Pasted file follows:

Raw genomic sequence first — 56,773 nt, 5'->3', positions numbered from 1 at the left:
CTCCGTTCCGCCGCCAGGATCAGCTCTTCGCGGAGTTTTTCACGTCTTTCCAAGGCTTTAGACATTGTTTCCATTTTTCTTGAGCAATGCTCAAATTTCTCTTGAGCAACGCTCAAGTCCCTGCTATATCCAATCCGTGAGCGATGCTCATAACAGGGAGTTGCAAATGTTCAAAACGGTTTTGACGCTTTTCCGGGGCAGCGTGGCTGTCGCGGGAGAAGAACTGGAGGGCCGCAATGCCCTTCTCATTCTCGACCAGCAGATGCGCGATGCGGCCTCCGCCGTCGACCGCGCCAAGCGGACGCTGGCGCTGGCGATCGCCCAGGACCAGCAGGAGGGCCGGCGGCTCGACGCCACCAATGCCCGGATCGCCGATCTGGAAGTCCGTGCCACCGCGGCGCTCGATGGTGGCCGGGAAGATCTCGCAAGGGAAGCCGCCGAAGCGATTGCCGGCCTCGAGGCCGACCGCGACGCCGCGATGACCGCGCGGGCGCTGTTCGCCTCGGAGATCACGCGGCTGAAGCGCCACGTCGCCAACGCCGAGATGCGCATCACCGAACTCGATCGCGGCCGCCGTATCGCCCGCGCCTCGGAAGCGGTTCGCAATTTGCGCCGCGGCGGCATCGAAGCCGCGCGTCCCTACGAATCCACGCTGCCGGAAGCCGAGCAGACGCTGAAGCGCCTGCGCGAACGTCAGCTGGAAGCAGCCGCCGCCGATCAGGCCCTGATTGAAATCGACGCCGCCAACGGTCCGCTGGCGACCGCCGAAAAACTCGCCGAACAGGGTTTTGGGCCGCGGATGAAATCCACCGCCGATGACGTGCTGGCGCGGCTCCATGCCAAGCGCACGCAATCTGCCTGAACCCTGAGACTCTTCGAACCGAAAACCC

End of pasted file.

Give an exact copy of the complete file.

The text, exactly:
Raw genomic sequence first — 56,773 nt, 5'->3', positions numbered from 1 at the left:
CTCCGTTCCGCCGCCAGGATCAGCTCTTCGCGGAGTTTTTCACGTCTTTCCAAGGCTTTAGACATTGTTTCCATTTTTCTTGAGCAATGCTCAAATTTCTCTTGAGCAACGCTCAAGTCCCTGCTATATCCAATCCGTGAGCGATGCTCATAACAGGGAGTTGCAAATGTTCAAAACGGTTTTGACGCTTTTCCGGGGCAGCGTGGCTGTCGCGGGAGAAGAACTGGAGGGCCGCAATGCCCTTCTCATTCTCGACCAGCAGATGCGCGATGCGGCCTCCGCCGTCGACCGCGCCAAGCGGACGCTGGCGCTGGCGATCGCCCAGGACCAGCAGGAGGGCCGGCGGCTCGACGCCACCAATGCCCGGATCGCCGATCTGGAAGTCCGTGCCACCGCGGCGCTCGATGGTGGCCGGGAAGATCTCGCAAGGGAAGCCGCCGAAGCGATTGCCGGCCTCGAGGCCGACCGCGACGCCGCGATGACCGCGCGGGCGCTGTTCGCCTCGGAGATCACGCGGCTGAAGCGCCACGTCGCCAACGCCGAGATGCGCATCACCGAACTCGATCGCGGCCGCCGTATCGCCCGCGCCTCGGAAGCGGTTCGCAATTTGCGCCGCGGCGGCATCGAAGCCGCGCGTCCCTACGAATCCACGCTGCCGGAAGCCGAGCAGACGCTGAAGCGCCTGCGCGAACGTCAGCTGGAAGCAGCCGCCGCCGATCAGGCCCTGATTGAAATCGACGCCGCCAACGGTCCGCTGGCGACCGCCGAAAAACTCGCCGAACAGGGTTTTGGGCCGCGGATGAAATCCACCGCCGATGACGTGCTGGCGCGGCTCCATGCCAAGCGCACGCAATCTGCCTGAACCCTGAGACTCTTCGAACCGAAAACCC